Tags: tolerance | above | average | inflation | dangerous

New Tolerance for Lofty Inflation Is Dangerous

New Tolerance for Lofty Inflation Is Dangerous

Jeff Mount By Wednesday, 02 September 2020 08:31 PM EDT Current | Bio | Archive

Federal Reserve Chairman Jay Powell recently announced a policy for tolerance of higher than average inflation rates for short periods of time. Although the language has changed, the actions really haven’t changed.

The Fed has kept rates near zero for quite some time. What has changed is this language around being “flexible” about one of the two mandates for the Federal Reserve. There was a time when managing inflation was the only real mandate of the Federal Reserve.

I recognize Mr. Powell suggested they would only tolerate heightened levels of inflation for a short period of time, but it seems rather arrogant to me that these economists think it is easy to control inflation once that genie is out of the bottle.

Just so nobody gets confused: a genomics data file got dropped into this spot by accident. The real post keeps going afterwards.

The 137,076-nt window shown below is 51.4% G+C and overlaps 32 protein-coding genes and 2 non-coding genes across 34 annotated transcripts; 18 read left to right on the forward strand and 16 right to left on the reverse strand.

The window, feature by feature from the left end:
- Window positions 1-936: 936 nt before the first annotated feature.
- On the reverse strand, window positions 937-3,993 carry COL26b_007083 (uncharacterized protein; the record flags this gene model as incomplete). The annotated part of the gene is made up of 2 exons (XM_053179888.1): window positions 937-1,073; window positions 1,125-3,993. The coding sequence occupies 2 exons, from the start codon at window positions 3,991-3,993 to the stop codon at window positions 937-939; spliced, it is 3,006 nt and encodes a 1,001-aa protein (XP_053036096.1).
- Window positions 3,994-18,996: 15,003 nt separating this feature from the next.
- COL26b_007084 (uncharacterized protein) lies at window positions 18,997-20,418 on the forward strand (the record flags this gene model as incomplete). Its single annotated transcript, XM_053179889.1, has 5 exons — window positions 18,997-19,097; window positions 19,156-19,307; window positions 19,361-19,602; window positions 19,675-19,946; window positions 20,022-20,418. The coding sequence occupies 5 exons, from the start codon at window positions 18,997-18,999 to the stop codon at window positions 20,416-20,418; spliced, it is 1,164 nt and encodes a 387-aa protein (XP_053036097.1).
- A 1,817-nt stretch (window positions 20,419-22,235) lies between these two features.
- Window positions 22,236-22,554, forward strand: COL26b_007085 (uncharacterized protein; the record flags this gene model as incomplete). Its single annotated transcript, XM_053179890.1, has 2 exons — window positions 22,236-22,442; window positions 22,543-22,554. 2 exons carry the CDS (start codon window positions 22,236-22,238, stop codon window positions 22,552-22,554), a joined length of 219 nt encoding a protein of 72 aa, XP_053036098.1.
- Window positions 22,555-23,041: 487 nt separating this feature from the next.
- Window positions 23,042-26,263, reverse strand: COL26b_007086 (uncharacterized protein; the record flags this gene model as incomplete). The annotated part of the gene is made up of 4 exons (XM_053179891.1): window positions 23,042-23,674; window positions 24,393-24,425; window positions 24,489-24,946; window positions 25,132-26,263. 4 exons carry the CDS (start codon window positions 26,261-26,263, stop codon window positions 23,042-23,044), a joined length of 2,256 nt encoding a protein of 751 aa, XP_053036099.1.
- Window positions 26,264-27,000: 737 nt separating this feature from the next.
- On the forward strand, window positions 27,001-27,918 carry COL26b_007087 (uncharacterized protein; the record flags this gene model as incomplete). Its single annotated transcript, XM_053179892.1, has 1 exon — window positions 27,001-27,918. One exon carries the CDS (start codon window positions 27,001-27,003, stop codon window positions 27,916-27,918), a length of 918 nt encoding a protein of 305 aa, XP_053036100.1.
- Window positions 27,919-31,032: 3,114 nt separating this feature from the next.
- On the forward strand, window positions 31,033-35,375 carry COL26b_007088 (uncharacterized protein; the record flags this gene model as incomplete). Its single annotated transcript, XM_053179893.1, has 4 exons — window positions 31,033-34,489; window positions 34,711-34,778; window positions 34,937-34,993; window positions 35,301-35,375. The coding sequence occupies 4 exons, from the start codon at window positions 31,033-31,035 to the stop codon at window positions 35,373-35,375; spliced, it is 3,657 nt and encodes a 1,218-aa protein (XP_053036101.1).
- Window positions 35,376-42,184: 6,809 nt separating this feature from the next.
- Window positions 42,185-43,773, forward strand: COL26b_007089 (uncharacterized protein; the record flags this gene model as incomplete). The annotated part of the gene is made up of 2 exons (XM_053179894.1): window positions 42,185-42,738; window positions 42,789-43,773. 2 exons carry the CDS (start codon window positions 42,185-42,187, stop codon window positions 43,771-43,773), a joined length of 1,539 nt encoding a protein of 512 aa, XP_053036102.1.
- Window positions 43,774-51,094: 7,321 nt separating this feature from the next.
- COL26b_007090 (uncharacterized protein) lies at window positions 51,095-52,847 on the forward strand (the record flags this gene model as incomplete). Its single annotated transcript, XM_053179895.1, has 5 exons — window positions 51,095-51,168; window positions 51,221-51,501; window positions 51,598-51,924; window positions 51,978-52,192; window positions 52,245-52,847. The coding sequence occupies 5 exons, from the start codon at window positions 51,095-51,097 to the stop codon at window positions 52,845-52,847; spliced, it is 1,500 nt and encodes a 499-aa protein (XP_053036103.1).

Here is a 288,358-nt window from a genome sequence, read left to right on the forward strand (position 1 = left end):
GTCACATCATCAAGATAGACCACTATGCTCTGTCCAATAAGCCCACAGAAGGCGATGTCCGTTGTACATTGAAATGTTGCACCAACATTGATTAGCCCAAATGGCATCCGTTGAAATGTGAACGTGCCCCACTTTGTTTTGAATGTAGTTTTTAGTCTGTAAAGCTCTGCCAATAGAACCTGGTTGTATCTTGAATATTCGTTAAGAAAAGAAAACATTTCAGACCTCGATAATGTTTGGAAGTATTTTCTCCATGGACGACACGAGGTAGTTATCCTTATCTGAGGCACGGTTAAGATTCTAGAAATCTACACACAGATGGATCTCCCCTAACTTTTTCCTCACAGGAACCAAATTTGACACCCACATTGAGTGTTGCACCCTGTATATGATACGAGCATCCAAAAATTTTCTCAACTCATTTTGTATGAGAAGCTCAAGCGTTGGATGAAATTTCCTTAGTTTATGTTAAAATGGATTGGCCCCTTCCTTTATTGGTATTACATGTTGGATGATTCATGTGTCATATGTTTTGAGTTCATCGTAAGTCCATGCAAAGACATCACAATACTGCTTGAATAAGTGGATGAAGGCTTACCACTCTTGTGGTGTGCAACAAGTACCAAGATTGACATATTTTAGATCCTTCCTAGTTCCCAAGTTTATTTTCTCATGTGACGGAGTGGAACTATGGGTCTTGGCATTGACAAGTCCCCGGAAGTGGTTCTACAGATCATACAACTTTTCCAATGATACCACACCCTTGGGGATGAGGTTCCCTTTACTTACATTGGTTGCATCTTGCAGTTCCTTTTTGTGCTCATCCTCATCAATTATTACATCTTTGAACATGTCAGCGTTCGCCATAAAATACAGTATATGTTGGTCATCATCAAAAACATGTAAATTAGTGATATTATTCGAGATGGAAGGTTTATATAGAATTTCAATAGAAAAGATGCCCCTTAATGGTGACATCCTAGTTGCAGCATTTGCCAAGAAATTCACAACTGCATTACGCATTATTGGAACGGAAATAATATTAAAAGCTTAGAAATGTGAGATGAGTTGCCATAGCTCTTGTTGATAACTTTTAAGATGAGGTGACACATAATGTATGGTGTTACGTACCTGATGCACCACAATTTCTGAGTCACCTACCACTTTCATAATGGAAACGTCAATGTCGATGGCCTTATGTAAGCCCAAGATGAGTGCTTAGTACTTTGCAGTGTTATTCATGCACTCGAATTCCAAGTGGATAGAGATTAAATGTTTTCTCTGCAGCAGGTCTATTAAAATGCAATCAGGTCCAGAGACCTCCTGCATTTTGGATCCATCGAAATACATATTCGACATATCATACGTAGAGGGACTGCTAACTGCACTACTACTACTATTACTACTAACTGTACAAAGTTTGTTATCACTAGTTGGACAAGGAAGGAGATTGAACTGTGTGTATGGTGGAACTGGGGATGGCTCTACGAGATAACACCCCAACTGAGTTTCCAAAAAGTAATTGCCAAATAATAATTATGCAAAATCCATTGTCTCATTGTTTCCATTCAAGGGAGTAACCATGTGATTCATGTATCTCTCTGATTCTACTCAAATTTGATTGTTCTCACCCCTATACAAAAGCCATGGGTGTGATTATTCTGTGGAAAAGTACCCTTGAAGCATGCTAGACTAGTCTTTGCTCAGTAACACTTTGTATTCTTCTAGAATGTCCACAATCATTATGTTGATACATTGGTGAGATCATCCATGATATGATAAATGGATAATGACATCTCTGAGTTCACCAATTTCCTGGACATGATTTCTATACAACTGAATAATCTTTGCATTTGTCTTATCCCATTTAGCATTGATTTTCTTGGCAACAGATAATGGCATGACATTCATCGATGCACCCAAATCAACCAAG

There was also no clarification as to how long they would tolerate inflation or how high they would let inflation climb in order to achieve an “average” inflation rate of around 2%.

Perfect Storm Swells Debt

To be fair, the country is in one of the most incredible periods it has ever seen. People were forced to stay home, not work, not generate revenue to support their businesses or families, and in return, the U.S. government gave many people money through one program or another. The U.S. government had no choice but to do what it did. The challenge is that the country already had an excessive amount of debt and now our debt/GDP is 136% as of July 30, 2020. Our nation’s debt has swollen to heights we have never seen before. As of July 30, 2020, we have $26.5 trillion in debt. Our GDP is only at $19.4 trillion. The question is, how are we going to normalize the economy, minimize the economic pain of this debt, and how can families prepare for the potential consequences of all of this?